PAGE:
What position is best to be in during a heart attack?

The best position for a heart attack is to be seated or lying down, whichever is more comfortable. It is important to call 911 rather than wait for symptoms to pass.

Also known as a myocardial infarction, a heart attack occurs when something blocks blood flow to the heart. This blockage reduces the heart’s oxygen supply and can lead to the injury or death of part of the heart’s muscle.

The heart continues to beat during a heart attack. If it stops beating, this is known as a cardiac arrest. Sometimes heart attacks lead to cardiac arrest, so it is crucial a person gets medical help.

This article discusses the best position for a heart attack, what to do while waiting for help, what not to do, how to help someone else having a heart attack, and the signs and symptoms of a heart attack.

The first step to take when experiencing or witnessing heart attack symptoms is to call 911.

The best position to be in during a heart attack is one that reduces the workload on the heart. This could be either sitting or lying down.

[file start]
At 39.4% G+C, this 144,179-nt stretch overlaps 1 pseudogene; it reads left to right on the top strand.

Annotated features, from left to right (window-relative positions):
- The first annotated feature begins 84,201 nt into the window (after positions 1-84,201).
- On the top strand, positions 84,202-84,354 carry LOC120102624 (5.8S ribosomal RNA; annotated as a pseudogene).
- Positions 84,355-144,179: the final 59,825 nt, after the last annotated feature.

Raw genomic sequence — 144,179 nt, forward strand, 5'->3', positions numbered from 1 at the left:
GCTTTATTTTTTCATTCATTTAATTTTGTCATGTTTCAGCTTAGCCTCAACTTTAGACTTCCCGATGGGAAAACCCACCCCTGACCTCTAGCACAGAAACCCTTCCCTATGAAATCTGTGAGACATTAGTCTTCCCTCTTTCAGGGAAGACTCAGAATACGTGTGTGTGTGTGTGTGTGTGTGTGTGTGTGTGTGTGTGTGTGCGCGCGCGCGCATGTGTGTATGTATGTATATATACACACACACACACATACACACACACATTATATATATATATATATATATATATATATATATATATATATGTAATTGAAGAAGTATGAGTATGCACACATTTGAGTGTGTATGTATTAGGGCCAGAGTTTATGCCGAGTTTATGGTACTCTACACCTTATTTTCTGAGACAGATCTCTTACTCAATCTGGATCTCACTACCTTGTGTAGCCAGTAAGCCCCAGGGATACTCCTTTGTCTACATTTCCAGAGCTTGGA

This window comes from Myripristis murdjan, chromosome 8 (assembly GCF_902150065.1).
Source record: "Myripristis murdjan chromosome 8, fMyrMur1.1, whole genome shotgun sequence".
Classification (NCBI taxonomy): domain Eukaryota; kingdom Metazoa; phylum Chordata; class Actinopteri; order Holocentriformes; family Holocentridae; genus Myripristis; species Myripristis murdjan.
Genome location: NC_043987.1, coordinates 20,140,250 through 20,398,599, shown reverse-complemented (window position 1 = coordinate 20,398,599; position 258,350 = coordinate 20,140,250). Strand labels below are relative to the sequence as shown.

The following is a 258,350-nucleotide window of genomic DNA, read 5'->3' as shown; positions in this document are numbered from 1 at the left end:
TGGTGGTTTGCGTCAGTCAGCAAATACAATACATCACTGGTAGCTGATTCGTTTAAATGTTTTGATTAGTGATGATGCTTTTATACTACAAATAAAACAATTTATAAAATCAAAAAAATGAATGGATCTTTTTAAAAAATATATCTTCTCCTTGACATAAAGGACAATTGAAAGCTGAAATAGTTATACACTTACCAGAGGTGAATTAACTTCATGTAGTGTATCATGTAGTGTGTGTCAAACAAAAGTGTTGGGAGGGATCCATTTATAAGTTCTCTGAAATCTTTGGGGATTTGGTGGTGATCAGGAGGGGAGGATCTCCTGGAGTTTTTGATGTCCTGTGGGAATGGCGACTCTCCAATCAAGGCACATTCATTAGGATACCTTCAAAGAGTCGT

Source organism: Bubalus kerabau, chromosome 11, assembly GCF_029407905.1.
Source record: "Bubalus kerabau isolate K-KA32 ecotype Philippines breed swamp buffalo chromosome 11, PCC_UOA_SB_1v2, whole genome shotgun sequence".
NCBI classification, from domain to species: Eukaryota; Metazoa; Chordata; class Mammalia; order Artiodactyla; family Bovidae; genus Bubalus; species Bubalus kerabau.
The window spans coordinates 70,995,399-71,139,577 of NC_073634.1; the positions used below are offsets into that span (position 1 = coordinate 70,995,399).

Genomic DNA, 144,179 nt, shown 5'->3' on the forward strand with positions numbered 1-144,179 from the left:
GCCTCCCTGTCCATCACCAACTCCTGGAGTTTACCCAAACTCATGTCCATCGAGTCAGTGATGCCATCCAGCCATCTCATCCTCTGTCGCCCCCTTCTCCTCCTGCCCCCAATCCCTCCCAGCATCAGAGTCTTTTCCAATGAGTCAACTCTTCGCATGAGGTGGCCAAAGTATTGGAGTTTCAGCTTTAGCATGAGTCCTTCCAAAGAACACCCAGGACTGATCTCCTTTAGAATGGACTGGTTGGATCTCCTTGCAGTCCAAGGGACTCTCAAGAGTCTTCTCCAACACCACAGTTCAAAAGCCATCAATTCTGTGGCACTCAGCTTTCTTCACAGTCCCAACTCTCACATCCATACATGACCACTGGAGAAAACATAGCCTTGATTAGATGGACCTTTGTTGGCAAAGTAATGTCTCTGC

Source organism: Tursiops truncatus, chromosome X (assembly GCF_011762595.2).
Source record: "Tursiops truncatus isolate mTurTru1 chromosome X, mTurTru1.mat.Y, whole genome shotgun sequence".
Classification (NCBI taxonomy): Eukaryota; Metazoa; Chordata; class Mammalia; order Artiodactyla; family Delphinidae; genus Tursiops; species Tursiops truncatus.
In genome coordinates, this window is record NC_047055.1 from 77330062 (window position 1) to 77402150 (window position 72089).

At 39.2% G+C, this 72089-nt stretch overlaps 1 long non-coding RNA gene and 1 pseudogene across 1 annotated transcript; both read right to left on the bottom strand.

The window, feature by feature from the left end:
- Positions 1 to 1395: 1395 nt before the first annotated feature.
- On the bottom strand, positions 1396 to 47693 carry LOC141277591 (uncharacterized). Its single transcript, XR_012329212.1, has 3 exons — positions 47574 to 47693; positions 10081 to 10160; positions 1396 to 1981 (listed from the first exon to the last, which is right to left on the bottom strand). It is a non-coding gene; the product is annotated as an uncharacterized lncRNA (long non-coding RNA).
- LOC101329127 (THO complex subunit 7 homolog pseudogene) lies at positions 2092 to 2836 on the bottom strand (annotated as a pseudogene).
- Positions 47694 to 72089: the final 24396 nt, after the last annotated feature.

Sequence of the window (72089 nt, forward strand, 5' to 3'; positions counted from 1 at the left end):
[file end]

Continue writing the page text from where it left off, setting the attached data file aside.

A heart attack can cause lightheadedness, so it is also important that the affected person is in a safe position if they lose consciousness. If they remain seated, they may benefit from physical support, such as a wall or stable piece of furniture.

A good place to sit is on the floor. This makes it easier for someone to reposition the affected person to administer CPR if the heart attack leads to cardiac arrest.

If a person is alone during a heart attack, it is safer to sit or lie down in a location where first responders can easily find them.

Is it a heart attack?

Heart attacks occur when there is a lack of blood supply to the heart. Symptoms include:

  • chest pain, pressure, or tightness
  • pain that may spread to arms, neck, jaw, or back
  • nausea and vomiting
  • sweaty or clammy skin
  • heartburn or indigestion
  • shortness of breath
  • coughing or wheezing
  • lightheadedness or dizziness
  • anxiety that can feel similar to a panic attack

If someone has these symptoms:

  1. Dial 911 or the number of the nearest emergency department.
  2. Stay with them until the emergency services arrive.

If a person stops breathing before emergency services arrive, perform manual chest compressions:

  1. Lock fingers together and place the base of hands in the center of the chest.
  2. Position shoulders over hands and lock elbows.
  3. Press hard and fast, at a rate of 100–120 compressions per minute, to a depth of 2 inches.
  4. Continue these movements until the person starts to breathe or move.
  5. If needed, swap over with someone else without pausing compressions.

Use an automated external defibrillator (AED) available in many public places:

  1. An AED provides a shock that may restart the heart.
  2. Follow the instructions on the defibrillator or listen to the guided instructions.